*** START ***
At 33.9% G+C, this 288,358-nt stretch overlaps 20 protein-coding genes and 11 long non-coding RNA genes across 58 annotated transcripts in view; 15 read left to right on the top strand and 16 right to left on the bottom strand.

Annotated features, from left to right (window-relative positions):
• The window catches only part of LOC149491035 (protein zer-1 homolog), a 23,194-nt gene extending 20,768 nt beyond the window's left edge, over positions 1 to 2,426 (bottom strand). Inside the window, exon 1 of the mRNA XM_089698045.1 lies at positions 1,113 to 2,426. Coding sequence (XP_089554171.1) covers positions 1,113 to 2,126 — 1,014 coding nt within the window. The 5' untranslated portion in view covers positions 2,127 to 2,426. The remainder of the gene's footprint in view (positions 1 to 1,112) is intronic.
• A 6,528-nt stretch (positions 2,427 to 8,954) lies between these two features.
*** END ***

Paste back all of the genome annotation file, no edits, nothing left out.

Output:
At 33.9% G+C, this 288,358-nt stretch overlaps 20 protein-coding genes and 11 long non-coding RNA genes across 58 annotated transcripts in view; 15 read left to right on the top strand and 16 right to left on the bottom strand.

Annotated features, from left to right (window-relative positions):
• The window catches only part of LOC149491035 (protein zer-1 homolog), a 23,194-nt gene extending 20,768 nt beyond the window's left edge, over positions 1 to 2,426 (bottom strand). Inside the window, exon 1 of the mRNA XM_089698045.1 lies at positions 1,113 to 2,426. Coding sequence (XP_089554171.1) covers positions 1,113 to 2,126 — 1,014 coding nt within the window. The 5' untranslated portion in view covers positions 2,127 to 2,426. The remainder of the gene's footprint in view (positions 1 to 1,112) is intronic.
• A 6,528-nt stretch (positions 2,427 to 8,954) lies between these two features.